Second, the TTP has opposed China’s treatment of the minority ethnic Uyghur population in Xinjiang province. In 2012, the TTP claimed responsibility for killing a Chinese tourist, labeling the attack as “revenge” for the Chinese government “killing our Muslim brothers in the Xinjiang province.” With recent narratives and details of China’s suppression tactics in Xinjiang’s re-education camps surfacing, it is possible that the TTP will conduct further attacks aimed to defend Uyghur Muslims.

The Islamic State’s local branch for the Afghanistan-Pakistan region, Islamic State Khorasan Province (ISKP), has also targeted Chinese presence in Pakistan. The Islamic State has termed China an “oppressor of Muslims similar to Israel, India, and the U.S.” in the past. In June 2017, Amaq media agency claimed that the group had executed two Chinese nationals who were kidnapped in Balochistan province in May that year. ISKP has relied on its local affiliates Jamaat-ul-Ahrar and Lashkar-e-Jhangvi al-Alami to conduct terrorist attacks in Pakistan. The increasing Chinese presence in Balochistan province and elsewhere provides these networks an opportunity to gain visibility and media coverage by targeting foreign nationals and business professionals. In addition, the Islamic State has used its branches to tap into local conflicts around the world, with ISKP focusing on violence against Muslims in Jammu and Kashmir. As such, rhetoric and recruitment campaigns by ISKP focused on Uyghur persecution of Muslims could possibly emerge in 2019. This remains particularly important for the Islamic State due to its territorial defeat in Iraq and Syria, possible shift toward Afghanistan as a safe-haven for operations, and portrayal of itself as a group that is as strong now as it was back in 2014.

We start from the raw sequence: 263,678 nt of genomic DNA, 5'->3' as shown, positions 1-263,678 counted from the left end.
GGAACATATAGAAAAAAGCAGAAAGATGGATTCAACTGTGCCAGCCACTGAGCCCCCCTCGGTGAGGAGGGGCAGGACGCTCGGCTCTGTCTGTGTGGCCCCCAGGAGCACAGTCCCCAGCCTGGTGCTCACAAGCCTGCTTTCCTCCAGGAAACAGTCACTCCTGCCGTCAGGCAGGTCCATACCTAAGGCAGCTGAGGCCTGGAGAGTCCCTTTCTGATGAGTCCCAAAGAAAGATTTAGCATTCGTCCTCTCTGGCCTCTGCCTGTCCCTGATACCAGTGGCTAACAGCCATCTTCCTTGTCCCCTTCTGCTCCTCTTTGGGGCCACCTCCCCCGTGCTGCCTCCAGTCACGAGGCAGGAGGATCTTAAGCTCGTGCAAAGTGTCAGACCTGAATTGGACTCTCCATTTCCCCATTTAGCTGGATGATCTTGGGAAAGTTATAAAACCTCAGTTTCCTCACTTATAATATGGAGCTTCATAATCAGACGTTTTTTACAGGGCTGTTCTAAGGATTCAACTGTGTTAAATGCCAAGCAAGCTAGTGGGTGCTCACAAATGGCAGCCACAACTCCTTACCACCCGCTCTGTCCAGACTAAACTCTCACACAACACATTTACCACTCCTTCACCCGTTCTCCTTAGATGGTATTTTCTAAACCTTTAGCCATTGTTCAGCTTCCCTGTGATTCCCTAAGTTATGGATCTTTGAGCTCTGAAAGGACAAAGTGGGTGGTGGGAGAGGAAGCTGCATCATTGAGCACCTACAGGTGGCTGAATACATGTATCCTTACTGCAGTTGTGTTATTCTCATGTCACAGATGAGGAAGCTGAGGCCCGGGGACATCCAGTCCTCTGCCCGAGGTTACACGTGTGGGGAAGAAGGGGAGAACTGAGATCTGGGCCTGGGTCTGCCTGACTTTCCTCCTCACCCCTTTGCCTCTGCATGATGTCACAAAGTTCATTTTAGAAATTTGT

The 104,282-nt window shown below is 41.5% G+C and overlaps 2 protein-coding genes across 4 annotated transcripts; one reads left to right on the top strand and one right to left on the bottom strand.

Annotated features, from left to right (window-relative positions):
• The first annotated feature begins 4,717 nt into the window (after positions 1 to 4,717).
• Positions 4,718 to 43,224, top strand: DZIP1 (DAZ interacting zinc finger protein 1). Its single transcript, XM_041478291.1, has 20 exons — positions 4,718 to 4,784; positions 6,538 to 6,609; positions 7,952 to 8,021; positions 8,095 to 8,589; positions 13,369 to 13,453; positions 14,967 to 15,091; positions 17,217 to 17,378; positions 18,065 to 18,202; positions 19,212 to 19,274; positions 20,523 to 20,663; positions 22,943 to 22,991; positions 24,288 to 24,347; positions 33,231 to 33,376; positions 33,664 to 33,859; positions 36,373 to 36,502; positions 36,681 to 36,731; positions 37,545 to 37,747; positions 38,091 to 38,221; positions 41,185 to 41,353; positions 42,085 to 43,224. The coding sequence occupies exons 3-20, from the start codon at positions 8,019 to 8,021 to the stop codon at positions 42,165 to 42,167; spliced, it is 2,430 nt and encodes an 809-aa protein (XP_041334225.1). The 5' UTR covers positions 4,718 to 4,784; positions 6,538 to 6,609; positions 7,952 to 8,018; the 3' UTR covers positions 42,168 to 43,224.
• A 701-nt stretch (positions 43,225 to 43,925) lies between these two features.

Counterterrorism Cooperation

China has key geostrategic interests in Pakistan and will be determined to prevent CPEC from failing or its interests being targeted by terrorist and separatist groups. China has strengthened its counterterrorism cooperation with Pakistan since 2015, with the most recent joint training exercise conducted in Punjab province in December 2018. The last phase of this training, involving special operations forces from both armies, started shortly after the Chinese consulate attack in November 2018. In the past, China has branded the TTP as a key threat to peace and stability within Pakistan, after the group threatened to cut off access to the Karakoram Highway, the land connection between Pakistan and China.

Militancy in Balochistan province has been closely linked to India and Pakistan’s proxy war. Pakistan has claimed that Indian intelligence is involved in Balochistan and has been funding militancy in the province. These assertions were furthered in March 2016, when an Indian national, Kulbhushan Jadhav, was arrested — accused by Pakistan of being a spy. While India has rejected these claims, any surge in violence in Balochistan province is also likely to affect bilateral ties between India and Pakistan.

Overall, the threat to China puts increasing pressure on Pakistan to implement effective counterterrorism strategies to maintain strong bilateral ties with China. In 2019, this will remain key to safeguard the economic interests of both countries that are couched within the massive $62 billion investment.

Sara Mahmood is a senior analyst with the International Centre for Political Violence and Terrorism Research at the S. Rajaratnam School of International Studies, Singapore.